How are militarism and militarisation embodied and why is it important to study these concepts together? This volume highlights a lack of research into people’s emotions, bodies and experiences in global politics, and brings these important dimensions to bear on how we study militarism and process of militarisation.
This collection showcases innovative research that examines people’s everyday lived experience and the multiple ways militarism is enshrined in our societies. Emphasising the benefits of interdisciplinary thinking, its chapters interrogate a range of methodological, ethical, and theoretical questions related to embodiment and militarism from a range of empirical contexts. Authors from a variety of disciplinary backgrounds reveal the myriad of ways in which militarism is experienced by gendered, raced, aged, and sexed bodies. The volume covers a wide range of topics, including the impact of social media; gender, queer, and feminist research on the military; the challenges of writing about embodied experience; and the commercialisation of military fitness in civilian life.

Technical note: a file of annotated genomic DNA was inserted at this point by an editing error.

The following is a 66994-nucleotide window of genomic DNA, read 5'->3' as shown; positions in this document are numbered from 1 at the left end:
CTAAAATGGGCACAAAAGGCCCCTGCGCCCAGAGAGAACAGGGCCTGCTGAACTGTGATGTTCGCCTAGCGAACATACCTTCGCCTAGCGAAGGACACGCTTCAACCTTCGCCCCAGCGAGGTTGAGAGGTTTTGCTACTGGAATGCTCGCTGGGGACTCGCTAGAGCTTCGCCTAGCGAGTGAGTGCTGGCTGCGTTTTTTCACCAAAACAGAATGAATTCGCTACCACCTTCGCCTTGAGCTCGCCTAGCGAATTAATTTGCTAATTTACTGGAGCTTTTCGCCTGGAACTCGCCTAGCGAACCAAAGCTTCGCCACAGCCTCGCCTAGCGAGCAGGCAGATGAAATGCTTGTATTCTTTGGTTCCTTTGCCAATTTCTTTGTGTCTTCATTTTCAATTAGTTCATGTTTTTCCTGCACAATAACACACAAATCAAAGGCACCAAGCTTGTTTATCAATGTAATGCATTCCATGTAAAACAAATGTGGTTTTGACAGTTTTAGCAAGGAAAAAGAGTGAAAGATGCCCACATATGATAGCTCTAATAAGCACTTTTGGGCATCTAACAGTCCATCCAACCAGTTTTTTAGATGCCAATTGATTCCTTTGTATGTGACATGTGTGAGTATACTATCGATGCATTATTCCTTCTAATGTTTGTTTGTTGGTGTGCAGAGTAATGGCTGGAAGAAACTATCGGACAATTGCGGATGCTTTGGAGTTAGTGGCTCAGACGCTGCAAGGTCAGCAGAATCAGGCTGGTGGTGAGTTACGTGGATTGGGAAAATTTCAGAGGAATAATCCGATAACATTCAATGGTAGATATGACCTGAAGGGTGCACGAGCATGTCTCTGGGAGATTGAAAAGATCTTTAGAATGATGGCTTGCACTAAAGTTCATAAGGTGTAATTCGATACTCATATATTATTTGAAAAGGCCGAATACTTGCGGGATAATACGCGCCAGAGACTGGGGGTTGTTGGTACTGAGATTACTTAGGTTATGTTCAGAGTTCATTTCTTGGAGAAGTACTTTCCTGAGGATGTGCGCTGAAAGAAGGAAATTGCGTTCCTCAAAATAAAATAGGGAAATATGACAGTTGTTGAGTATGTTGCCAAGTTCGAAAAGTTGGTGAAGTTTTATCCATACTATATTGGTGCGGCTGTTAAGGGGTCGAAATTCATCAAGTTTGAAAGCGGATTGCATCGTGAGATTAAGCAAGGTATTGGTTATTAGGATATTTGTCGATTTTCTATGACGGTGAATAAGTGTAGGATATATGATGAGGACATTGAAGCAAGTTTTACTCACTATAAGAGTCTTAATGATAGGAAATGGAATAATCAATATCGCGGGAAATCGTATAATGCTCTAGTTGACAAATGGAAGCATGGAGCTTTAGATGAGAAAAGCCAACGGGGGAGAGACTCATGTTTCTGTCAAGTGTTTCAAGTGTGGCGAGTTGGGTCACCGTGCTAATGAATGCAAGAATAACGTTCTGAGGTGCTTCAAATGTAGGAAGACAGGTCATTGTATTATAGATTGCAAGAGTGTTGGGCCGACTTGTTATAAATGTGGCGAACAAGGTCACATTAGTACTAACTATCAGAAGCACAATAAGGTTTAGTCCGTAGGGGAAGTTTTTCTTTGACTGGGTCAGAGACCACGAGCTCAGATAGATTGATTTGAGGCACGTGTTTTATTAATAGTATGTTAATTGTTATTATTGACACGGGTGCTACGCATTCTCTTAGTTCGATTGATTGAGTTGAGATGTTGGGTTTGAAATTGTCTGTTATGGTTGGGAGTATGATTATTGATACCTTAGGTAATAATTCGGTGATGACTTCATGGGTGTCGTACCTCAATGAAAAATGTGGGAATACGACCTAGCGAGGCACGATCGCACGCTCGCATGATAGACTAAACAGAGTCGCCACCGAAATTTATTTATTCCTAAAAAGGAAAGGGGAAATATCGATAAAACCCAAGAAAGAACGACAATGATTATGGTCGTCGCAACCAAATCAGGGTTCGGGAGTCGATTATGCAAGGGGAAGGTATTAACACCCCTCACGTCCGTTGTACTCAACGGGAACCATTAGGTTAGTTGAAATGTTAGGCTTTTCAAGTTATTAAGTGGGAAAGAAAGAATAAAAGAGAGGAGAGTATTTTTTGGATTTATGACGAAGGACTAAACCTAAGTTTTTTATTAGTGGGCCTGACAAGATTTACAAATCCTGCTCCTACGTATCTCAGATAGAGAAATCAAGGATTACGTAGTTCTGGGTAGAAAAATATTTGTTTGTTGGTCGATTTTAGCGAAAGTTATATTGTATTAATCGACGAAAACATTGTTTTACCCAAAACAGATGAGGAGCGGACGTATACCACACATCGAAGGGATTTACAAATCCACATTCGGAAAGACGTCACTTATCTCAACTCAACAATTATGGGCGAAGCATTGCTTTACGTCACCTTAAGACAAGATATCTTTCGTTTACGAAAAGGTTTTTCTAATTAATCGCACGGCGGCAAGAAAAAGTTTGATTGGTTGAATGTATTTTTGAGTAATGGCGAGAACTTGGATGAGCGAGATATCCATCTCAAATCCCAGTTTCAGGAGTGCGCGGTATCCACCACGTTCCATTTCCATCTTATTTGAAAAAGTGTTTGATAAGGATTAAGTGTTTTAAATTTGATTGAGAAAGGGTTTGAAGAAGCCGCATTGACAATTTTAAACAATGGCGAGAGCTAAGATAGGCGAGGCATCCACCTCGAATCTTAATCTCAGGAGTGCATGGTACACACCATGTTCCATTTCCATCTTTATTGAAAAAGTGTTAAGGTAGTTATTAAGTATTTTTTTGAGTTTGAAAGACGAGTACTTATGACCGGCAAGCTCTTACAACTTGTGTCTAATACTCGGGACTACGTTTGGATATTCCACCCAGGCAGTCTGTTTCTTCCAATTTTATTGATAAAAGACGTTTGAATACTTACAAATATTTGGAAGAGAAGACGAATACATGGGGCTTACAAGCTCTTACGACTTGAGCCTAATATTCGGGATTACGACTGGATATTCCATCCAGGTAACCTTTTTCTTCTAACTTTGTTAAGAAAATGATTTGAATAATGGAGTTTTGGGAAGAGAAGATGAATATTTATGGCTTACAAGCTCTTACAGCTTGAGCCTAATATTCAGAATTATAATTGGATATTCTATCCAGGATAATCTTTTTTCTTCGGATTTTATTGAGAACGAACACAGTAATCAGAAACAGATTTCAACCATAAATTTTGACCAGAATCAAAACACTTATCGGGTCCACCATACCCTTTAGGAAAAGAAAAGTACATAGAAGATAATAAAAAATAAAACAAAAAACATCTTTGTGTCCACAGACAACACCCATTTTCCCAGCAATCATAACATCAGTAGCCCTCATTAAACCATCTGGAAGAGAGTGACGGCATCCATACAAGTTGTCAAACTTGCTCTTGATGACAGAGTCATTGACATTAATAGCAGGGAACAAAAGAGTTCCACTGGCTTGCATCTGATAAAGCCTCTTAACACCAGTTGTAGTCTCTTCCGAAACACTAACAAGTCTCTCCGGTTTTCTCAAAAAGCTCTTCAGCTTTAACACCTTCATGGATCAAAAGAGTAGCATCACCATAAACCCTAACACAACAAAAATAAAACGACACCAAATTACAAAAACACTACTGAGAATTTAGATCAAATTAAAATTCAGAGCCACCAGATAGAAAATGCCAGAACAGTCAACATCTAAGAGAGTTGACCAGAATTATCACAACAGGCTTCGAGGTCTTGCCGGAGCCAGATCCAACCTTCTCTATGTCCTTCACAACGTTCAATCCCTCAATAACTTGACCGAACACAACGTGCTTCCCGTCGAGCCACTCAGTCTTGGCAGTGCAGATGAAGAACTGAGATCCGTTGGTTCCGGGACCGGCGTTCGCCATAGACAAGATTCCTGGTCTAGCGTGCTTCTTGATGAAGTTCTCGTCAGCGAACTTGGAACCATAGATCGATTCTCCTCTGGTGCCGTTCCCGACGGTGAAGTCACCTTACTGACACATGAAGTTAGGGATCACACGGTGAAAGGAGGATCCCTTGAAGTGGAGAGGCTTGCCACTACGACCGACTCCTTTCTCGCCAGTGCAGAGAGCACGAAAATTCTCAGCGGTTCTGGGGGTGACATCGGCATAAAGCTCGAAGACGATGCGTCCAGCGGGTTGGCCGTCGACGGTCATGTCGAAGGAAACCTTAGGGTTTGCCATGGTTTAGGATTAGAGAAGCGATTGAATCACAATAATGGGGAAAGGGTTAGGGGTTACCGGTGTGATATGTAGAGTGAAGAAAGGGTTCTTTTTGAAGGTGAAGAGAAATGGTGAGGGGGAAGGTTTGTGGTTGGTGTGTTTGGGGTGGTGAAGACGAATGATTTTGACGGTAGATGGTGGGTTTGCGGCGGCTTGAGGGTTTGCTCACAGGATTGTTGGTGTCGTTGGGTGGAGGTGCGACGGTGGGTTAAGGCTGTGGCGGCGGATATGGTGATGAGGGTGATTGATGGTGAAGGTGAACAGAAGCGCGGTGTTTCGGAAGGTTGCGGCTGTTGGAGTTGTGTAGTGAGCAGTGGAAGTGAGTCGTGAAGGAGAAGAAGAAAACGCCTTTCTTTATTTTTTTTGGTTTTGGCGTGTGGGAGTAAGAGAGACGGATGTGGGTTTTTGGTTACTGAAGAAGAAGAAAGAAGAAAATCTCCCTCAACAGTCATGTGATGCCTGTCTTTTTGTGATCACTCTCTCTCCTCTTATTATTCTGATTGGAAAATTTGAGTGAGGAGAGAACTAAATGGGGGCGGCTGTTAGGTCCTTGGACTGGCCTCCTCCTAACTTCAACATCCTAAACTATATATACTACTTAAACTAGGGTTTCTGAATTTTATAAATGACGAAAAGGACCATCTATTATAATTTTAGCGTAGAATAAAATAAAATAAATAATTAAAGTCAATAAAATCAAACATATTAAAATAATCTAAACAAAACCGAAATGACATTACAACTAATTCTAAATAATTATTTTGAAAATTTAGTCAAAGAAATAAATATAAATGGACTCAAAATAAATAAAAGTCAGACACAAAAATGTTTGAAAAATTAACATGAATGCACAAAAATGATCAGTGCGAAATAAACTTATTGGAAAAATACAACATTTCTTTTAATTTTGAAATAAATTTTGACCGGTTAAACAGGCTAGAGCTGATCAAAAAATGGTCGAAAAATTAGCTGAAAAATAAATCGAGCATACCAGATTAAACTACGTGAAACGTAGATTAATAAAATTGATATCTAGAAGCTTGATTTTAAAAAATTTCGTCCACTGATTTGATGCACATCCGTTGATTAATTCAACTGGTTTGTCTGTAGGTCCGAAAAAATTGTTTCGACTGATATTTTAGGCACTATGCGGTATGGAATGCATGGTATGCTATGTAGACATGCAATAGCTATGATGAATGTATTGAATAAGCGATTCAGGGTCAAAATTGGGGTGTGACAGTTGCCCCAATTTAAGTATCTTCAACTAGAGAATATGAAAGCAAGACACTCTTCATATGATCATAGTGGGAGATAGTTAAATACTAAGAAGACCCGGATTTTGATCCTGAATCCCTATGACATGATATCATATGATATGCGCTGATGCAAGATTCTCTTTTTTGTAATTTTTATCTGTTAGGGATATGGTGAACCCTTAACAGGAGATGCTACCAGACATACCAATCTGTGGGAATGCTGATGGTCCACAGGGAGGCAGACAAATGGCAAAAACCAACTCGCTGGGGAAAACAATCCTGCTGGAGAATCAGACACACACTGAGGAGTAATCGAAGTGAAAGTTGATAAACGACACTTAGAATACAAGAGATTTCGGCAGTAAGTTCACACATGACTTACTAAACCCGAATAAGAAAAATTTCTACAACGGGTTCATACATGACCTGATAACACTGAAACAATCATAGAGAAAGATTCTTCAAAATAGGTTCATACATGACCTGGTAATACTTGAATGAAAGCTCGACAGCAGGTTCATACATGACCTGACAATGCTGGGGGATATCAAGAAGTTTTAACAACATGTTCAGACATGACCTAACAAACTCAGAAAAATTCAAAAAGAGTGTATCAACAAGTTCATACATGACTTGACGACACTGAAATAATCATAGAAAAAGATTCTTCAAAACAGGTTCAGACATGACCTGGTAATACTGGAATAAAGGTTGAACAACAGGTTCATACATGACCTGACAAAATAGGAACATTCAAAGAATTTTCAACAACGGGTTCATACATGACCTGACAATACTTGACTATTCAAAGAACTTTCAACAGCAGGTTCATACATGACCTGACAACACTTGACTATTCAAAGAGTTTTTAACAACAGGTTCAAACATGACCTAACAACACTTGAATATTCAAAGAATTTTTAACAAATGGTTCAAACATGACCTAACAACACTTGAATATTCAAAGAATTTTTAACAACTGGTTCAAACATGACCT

This book fills a gap in the study of militarism and militarisation and will be of interest to students and scholars of critical military studies, security studies, and war studies. It was originally published as a special issue of the journal Critical Military Studies.